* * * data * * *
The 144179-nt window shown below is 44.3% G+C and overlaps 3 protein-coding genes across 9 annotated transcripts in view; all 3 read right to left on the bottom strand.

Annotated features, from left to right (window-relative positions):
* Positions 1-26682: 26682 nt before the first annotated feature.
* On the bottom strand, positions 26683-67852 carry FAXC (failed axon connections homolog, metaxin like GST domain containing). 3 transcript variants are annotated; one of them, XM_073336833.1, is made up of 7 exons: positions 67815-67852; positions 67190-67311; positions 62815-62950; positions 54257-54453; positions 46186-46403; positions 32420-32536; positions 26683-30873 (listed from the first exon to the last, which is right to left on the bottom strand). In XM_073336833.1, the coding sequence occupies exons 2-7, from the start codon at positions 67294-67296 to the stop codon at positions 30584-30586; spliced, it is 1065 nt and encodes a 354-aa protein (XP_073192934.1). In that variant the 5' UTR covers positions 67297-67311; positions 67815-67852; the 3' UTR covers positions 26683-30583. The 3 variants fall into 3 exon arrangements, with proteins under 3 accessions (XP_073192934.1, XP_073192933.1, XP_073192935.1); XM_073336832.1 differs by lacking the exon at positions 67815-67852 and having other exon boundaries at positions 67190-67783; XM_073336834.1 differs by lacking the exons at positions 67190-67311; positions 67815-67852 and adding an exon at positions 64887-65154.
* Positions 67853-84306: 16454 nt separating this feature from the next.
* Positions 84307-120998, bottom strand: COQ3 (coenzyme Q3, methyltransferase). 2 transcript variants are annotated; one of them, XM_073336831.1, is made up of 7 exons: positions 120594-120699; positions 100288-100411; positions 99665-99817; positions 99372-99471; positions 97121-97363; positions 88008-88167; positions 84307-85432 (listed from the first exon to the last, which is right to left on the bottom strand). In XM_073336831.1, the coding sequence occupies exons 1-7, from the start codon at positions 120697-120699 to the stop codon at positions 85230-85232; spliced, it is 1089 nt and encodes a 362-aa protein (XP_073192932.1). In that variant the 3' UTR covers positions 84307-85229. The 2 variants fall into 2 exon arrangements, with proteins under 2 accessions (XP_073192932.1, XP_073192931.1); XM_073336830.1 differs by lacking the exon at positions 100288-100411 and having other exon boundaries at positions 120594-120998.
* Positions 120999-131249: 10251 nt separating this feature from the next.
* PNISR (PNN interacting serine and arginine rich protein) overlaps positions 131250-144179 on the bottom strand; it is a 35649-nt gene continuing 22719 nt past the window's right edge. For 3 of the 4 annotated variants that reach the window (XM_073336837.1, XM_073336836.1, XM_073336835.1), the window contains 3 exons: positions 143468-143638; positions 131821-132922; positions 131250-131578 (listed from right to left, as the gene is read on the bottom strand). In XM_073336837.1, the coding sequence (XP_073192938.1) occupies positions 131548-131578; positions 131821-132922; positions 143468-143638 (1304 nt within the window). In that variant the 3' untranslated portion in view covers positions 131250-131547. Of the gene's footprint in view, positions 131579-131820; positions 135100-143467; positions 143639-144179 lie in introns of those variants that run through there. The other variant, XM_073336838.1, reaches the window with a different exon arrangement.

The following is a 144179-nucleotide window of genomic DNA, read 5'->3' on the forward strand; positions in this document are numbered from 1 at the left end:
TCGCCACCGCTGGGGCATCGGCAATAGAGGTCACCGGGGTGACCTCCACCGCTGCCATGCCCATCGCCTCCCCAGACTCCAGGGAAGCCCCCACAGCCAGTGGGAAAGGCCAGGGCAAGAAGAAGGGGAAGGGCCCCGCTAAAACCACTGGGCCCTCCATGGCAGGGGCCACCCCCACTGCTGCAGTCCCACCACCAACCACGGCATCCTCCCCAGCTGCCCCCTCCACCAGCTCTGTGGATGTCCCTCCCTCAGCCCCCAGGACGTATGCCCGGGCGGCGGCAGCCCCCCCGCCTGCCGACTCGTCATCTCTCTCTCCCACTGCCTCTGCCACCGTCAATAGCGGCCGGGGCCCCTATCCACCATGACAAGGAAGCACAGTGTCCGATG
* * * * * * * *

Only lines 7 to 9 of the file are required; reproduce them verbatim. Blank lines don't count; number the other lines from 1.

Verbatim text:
* Positions 120999-131249: 10251 nt separating this feature from the next.
* PNISR (PNN interacting serine and arginine rich protein) overlaps positions 131250-144179 on the bottom strand; it is a 35649-nt gene continuing 22719 nt past the window's right edge. For 3 of the 4 annotated variants that reach the window (XM_073336837.1, XM_073336836.1, XM_073336835.1), the window contains 3 exons: positions 143468-143638; positions 131821-132922; positions 131250-131578 (listed from right to left, as the gene is read on the bottom strand). In XM_073336837.1, the coding sequence (XP_073192938.1) occupies positions 131548-131578; positions 131821-132922; positions 143468-143638 (1304 nt within the window). In that variant the 3' untranslated portion in view covers positions 131250-131547. Of the gene's footprint in view, positions 131579-131820; positions 135100-143467; positions 143639-144179 lie in introns of those variants that run through there. The other variant, XM_073336838.1, reaches the window with a different exon arrangement.

The following is a 144179-nucleotide window of genomic DNA, read 5'->3' on the forward strand; positions in this document are numbered from 1 at the left end: